A good oral routine doesn't just prevent tooth decay and gum disease; it can also protect your lungs. Bacteria that live in the mouth long enough can naturally enter the lungs and cause respiratory problems over time. It may also aggravate chronic lung diseases already present. But adopting healthy habits and performing breathing exercises reduces your risk of poor lung health.
Improve Lung Health Through Oral Care
Poor oral health can increase the symptoms of emphysema, chronic obstructive pulmonary disease (COPD) and other long-term lung conditions such as pneumonia. In addition, according to the University of Maryland Medical Center, there is a notable link between periodontal disease and emphysema. Ramsey A. Amin, DDS mentions that periodontal disease can also make COPD worse.
Brushing twice daily with a fluoride toothpaste such as Colgate TotalSF Advanced Deep Clean, while flossing once per day, helps to improve oral health and prevent the gum disease that leads to these respiratory disorders. For this reason, the AAP recommends an annual periodontal exam as well.
Lifestyle changes beyond your efforts at the sink can greatly improve lung health. Jennifer M. Ryan, physical therapist for the Rush University Medical Center (RUMC), emphasizes the importance of drinking fluids regularly to keep the lungs as hydrated as the rest of your body. Well-hydrated lungs have thin mucosal linings, which help the lungs function well. Moderate exercise such as walking or swimming is another gateway to good lung health, as you might expect, but Ryan also prescribes laughter for forcing out stale air and allowing fresh air to fill more areas of the lungs.
Good dietary habits go hand in hand with good oral and lung health. Foods and drinks that are particularly good for dental health include fruit, vegetables, dairy products, black and green tea and sugarless chewing gum. Meanwhile, the American Lung Association suggests much of the same things to strengthen your lungs' respiratory muscles. This includes whole grain pasta and bread, fruit and vegetables and good-quality protein sources such as eggs, cheese, milk, meat, fish, poultry, peas, nuts and dried beans.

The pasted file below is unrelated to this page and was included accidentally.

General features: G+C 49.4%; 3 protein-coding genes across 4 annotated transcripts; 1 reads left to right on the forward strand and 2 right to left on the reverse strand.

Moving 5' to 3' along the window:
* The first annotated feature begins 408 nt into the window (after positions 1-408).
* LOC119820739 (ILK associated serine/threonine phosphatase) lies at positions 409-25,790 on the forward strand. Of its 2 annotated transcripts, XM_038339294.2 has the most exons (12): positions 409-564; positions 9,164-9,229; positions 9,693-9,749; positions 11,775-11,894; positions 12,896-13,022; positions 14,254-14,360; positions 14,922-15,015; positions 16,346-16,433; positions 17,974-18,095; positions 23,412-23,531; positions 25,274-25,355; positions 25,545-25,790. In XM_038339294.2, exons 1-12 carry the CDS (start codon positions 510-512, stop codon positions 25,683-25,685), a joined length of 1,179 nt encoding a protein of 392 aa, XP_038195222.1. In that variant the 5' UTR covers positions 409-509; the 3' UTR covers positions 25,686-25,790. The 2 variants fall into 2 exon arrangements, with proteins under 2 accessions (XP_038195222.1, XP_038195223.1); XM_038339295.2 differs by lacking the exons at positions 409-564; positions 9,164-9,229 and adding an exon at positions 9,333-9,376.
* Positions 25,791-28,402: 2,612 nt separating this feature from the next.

The right exercises open up the lungs, improving lung capacity and reducing the symptoms of poor aerobic health. Keith Roberts, Director of Respiratory Therapy at RUMC, advises diaphragmatic breathing. The key to this technique is lowering the muscle that separates the lungs from the abdomen, the diaphragm, when breathing in.
- As you slowly breathe in, expand the belly first, then the lower ribs and then the upper ribs. This allows the chest to lift upward.
- Reverse the process when you exhale, allowing the upper then the lower ribs to fall. Then contract the stomach in and upward to force out as much air as you can.
- Count to yourself as you breathe in and out, so the time it takes for each process is roughly the same.
- Gradually increase the length of your inhalations and exhalations to improve lung capacity, but only insofar as it still feels comfortable.
Another simple exercise recommended by Jennifer M. Ryan is to regularly stretch and breathe when sitting – something people naturally overlook when they're not on the move.
- Sit tall and reach both arms overhead to open up the lungs, while breathing deeply.
- Or, sitting in a stable chair, lean slightly backward, lift the chest and open out the front of your body as you take a deep breath in.
For those who deal specifically with poor breathing capacity, the University of Rochester Medical Center suggests pursed-lips breathing.
- Press your lips together, but with a small opening at the center.
- Breathe normally, but in through the nose and out through the mouth.
- Take twice as long breathing out as you do breathing in.
Reducing the bacteria in the mouth does great things for the lungs as well as the teeth. Whether you're protecting against lung disease or trying to curb the symptoms of a chronic lung condition, it makes sense to look after both parts of your body.
Learn more about good oral hygiene in the Colgate Oral Care resources.
This article is intended to promote understanding of and knowledge about general oral health topics. It is not intended to be a substitute for professional advice, diagnosis or treatment. Always seek the advice of your dentist or other qualified healthcare provider with any questions you may have regarding a medical condition or treatment.